Water lettuce and aquatic fern are misnomers for the type of task these plants might be used for in the near future. German researchers recently discovered that Salvinia molesta, an aquatic fern, and Pistia stratiotes, a type of water lettuce, have a specialized leaf anatomy that not only repels water and traps air, but also traps a lot of oil. The leaves of these plants are covered with tiny, hairlike structures called trichomes that allow the plant to float on the water surface and when dried, absorb more oil than two commercial oil absorbents used for oil spill cleanup, Duerex Pure and Öl-Ex.
[The] existing methods of dealing with oil spills all have significant drawbacks. Chemical dispersants and burning can spread toxins around, while environmentally friendly materials like sawdust and wheat straw absorb water in addition to oil, making cleanup messy and inefficient.
These plants offer an eco-friendly cleanup for oil spills that occur from damaged pipelines, oil tanker disasters and accidents on oil drilling and production platforms – and removal of an invasive weed in the process. S. molesta leaves can sop up a puddle of oil in less than 30 seconds.
[Both] the leaves of S. molesta and P. stratiotes absorb more oil than lotus (Nelumbo nucifera) leaves, which have a waxy coating but no hairs. In addition, the synthetic oil sorbents with a hairy texture, nanofur and Deurex Pure, soak up more oil than the non-hairy option, Öl-Ex. These results suggest that trichomes are crucial to oil absorption.
To find out more about how these hairs work, the researchers tested the leaves of four different Salvinia species, each with differently shaped and sized trichomes: short and slightly bent; in groups of four; short and bent, with pairs connected at the tips; and tall, with groups of four connected at the tips. This last type of trichome belongs to S. molesta and is the most efficient at absorbing oil. The connected ends, which give the trichome a shape reminiscent of an eggbeater, play a key role in trapping oil, the researchers say.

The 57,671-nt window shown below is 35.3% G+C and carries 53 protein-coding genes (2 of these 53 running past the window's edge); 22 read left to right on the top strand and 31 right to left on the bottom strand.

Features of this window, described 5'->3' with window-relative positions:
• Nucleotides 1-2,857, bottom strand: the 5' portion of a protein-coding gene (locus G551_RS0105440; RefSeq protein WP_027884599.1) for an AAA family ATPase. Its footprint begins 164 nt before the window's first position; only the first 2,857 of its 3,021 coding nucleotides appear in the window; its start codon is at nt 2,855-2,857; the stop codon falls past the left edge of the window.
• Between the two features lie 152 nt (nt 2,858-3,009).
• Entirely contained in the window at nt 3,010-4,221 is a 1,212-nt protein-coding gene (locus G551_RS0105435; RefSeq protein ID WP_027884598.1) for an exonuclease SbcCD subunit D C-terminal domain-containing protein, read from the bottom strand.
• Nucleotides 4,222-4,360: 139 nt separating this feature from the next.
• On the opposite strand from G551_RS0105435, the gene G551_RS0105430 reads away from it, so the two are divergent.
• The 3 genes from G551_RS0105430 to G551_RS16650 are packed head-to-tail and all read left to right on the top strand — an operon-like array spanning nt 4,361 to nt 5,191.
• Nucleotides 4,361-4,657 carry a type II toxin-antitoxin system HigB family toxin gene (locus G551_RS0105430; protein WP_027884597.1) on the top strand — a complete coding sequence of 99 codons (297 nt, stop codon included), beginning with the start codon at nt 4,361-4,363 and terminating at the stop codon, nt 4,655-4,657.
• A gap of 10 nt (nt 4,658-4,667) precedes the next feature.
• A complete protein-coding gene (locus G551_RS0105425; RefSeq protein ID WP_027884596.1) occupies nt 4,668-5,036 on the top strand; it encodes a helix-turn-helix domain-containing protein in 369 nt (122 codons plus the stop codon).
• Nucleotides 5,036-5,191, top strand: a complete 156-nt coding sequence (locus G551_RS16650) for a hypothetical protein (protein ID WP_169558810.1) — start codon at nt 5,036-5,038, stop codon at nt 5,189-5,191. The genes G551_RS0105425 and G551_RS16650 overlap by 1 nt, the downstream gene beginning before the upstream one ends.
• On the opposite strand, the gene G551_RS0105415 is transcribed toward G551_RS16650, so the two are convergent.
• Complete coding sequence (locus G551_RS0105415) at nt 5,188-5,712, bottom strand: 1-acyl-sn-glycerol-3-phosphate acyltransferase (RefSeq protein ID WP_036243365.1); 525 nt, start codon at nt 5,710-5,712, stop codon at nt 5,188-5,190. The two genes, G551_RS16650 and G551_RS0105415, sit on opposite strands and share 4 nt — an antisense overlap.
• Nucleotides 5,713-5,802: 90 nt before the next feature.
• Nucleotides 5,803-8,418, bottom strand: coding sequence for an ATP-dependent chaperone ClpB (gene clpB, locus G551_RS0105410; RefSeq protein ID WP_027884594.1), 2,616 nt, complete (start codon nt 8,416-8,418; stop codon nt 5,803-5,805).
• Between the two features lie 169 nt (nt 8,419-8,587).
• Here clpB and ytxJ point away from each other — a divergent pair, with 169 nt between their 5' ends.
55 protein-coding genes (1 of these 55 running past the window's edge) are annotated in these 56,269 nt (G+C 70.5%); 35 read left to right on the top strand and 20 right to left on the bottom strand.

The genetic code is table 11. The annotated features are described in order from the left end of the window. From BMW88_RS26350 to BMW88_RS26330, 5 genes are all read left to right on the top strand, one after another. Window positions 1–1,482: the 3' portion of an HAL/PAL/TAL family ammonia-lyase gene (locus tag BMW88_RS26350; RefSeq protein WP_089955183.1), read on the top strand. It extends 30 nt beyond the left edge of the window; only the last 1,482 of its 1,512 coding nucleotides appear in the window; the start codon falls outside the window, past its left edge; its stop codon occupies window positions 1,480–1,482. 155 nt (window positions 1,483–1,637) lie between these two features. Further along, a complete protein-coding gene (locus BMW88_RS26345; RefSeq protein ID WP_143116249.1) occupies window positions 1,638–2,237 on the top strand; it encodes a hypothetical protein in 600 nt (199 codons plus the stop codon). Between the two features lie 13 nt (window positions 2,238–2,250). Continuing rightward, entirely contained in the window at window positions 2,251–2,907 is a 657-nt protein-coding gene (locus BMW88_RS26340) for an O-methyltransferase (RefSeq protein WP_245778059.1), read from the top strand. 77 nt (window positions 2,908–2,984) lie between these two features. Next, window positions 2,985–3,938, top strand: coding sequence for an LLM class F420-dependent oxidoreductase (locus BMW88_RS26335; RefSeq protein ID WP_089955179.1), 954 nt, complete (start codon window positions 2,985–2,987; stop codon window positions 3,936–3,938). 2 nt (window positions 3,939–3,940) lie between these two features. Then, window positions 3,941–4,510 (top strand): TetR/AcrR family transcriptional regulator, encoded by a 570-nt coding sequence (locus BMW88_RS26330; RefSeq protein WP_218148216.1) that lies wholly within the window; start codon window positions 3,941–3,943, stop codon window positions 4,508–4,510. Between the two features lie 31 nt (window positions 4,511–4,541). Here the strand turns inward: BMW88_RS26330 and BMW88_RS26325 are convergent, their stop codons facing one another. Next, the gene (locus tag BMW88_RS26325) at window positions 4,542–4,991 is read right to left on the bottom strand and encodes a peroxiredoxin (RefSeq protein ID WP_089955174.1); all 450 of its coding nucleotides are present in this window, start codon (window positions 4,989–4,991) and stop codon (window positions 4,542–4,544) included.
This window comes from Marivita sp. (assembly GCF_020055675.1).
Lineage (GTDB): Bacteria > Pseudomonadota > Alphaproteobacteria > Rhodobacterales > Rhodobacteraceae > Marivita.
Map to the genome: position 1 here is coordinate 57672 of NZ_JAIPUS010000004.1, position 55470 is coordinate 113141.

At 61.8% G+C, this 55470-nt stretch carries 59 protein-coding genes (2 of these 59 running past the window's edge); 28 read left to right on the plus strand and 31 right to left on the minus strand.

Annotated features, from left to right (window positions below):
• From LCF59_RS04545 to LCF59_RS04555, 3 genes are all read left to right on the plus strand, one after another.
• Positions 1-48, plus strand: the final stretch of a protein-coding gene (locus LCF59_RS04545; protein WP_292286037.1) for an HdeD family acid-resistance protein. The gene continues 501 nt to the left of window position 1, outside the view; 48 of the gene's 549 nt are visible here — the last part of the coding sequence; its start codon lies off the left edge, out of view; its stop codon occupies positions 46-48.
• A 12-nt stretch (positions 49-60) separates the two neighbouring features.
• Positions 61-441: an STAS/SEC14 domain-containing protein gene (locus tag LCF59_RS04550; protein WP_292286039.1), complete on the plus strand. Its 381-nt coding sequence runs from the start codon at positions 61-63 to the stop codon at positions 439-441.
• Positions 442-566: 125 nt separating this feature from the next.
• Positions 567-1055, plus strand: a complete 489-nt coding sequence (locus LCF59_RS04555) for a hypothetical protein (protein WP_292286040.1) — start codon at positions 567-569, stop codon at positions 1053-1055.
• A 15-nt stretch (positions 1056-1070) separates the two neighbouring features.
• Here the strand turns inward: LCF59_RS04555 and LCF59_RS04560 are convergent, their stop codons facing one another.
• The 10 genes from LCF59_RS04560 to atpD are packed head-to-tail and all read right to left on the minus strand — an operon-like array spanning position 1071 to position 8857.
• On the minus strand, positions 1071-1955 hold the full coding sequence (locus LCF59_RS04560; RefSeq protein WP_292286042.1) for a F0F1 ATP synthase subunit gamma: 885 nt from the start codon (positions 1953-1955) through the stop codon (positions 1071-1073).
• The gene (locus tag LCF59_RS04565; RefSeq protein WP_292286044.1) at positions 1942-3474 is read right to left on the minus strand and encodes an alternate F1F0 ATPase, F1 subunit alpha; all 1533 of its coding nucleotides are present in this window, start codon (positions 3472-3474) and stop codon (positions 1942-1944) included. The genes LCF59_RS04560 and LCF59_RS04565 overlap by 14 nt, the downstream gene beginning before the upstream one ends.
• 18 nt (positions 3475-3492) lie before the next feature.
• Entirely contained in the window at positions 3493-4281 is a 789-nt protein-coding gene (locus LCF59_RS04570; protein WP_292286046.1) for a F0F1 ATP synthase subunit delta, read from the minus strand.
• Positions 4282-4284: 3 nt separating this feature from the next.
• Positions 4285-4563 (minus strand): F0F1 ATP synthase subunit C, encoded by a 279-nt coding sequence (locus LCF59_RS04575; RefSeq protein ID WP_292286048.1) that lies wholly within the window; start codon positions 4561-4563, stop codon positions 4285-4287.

These insights could give researchers clues to improve nanofur or create other synthetic substances for oil cleanup. Specifically, instead of designing materials with any old hairy surface, they should aim for long, interconnected hairs that will form pockets to trap oil.
The study also suggests an even simpler potential solution to oil spill cleanup: just use the leaves of S. molesta or P. stratiotes themselves to mop up spills. In fact, harvesting large quantities of these plants would help solve a second problem, since the two species are considered invasive weeds choking subtropical waterways all over the world.
Past studies have suggested that these plants could help remove contaminants like heavy metals, nitrate, and phosphate from water. Now researchers have added oil to that list, which just goes to show that every once in a while, you even have to give weeds their due.
Even though this is a more eco-friendly option for cleaning up oil spills, the hope is that someday there will be no need to use these plants for that purpose.
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